In my home we always have an ongoing fight on the ideal temperature setting of our thermostat. After several ups and downs we have settled on 70˚F but every so often I come home and realize the house is feeling like an oven only to find the thermostat set at 80˚F. Even for a Ghanaian who grew up in Accra just a few degrees North of the Equator that is a total disaster. I cannot function at that temperature and more importantly I just cannot sleep well at such high temperatures.
I still remembeRead More…

Abortion Policy in America Today, How do we Address Faith in this Politically Charged Debate?

For some reason the current political climate in the US is prone to driving issues into two extremes that rarely ever mirrors anybody’s genuine position. In the past few months many states in the US have come up with multiple laws which limit access to safe legal abortions for American women. Some of these laws like the recent Alabama law are very restrictive and go as far as to outlaw abortions in situations such rape and incest. One other concerning feature is that most of these laws are beingRead More…

Recreational and Medical Marijuana use Today, Are we ready for the change? By Dr. Leonard Sowah

In the past decade several US states have enacted laws legalizing marijuana use to various degrees. Whilst these changes are very welcome federal laws at this time still classifies marijuana as an illegal substance.  There are still many individuals doing jail time for various violations of marijuana statutes in both federal and state prisons across the country. In my medical practice I have used the legal marijuana derivative Marinol to treat various ailments but I have not recommended smokingRead More…

Healing from prejudice, discrimination and abuse of all kinds

In a previous post I wrote about my evolving experience with the LGBTQ community. Whilst being a black man from Africa did help me understand what it may feel like to be gay or queer, it was also a great drag. Anyone who has had any type of interaction with black Africans or specifically Ghanaians would know we are a very religious people. Our form of religion usually Christian for me rarely has any room for open discussion on sexuality. I actually have a dear friend back in Ghana whose first quRead More…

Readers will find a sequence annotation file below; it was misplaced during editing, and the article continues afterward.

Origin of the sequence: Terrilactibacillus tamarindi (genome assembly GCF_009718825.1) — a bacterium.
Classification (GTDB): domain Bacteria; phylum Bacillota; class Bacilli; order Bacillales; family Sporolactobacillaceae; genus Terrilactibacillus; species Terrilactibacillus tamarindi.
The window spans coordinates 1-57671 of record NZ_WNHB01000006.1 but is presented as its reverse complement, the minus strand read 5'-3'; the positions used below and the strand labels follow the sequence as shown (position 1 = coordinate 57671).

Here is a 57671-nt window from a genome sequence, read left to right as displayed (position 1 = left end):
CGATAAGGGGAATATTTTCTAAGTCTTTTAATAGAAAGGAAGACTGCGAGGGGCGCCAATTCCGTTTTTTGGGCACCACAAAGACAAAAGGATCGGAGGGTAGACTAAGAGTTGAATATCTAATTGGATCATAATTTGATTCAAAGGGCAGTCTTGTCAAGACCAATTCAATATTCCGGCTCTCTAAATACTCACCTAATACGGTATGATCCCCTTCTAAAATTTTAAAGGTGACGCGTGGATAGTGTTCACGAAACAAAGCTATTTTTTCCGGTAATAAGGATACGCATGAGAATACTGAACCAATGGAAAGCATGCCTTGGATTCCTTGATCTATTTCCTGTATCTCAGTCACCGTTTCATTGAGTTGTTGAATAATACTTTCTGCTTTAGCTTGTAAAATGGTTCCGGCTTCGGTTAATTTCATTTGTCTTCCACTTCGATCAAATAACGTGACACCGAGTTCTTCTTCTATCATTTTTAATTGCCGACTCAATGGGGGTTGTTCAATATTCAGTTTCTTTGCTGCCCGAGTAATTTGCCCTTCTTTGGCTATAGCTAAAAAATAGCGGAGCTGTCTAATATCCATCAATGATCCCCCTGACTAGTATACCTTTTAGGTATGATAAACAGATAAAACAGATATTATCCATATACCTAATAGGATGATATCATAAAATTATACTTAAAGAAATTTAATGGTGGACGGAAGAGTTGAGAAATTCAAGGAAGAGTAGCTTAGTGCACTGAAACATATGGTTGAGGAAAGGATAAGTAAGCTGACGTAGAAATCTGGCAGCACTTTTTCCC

LACK OF MEDICAID EXPANSION, RURAL HOSPITAL CLOSURES AND RURAL HIV EPIDEMIC – ARE THESE RELATED IN ANY WAY?

An analysis of CMS (Center for Medicare & Medicaid Services) data by Navigant suggests that about 20% of US rural hospitals are at risk of closure, this data does not consider all the hospitals that have already closed down. Researchers used a benchmark of an average 1.4% operating margin over the past three years, 78.5 days cash on hand and 49.8% debt-to-capitalization ratio to determine financial viability. Based on this benchmark, 23 – 50% of rural hospitals in states like  West VirgRead More…

Homelessness and Inequality Across the US

In a recent news article I read about disputes in the city of San Francisco over the location of a shelter for the homeless. As a physician who started his career in the United States working for Healthcare for the Homeless in Baltimore, Maryland this issue is not alien to me. Whilst services for the poor and disadvantaged do abound in the United States and more than $400 billion dollars of donations annually fund these charitable organizations there is always a challenge when one attempts to buRead More…

Escaping Domestic Abuse: The Reality by Rasheeda Adams

A lot of women in abusive situations are shocked at the answer I give them when they call me to ask what to do about their situation.
I simply tell them “ it’s your decision to make”, but what I can do for you, is be your listening ear and your sounding board, for when you’re ready to start taking care of yourself and possibly your life”
I say that not because I have chosen to be harsh, I say it because nobody can take a victim of abuse away from the situation until they are ready to fRead More…

What can Big Pharma learn from Coca Cola?

Growing up in Ghana I always knew Coca Cola was a Ghanaian Company and would have continued to believe that until Coca Cola refused to honor economic sanctions on the Apartheid South African government. The big Beverage Company continued business in South African amid protests in Africa and pressure from Black Activist in the US. That was when I learned that Coca Cola Company was a big multinational Company with subsidiaries across the world. Coca Cola is so good at this local integration that mRead More…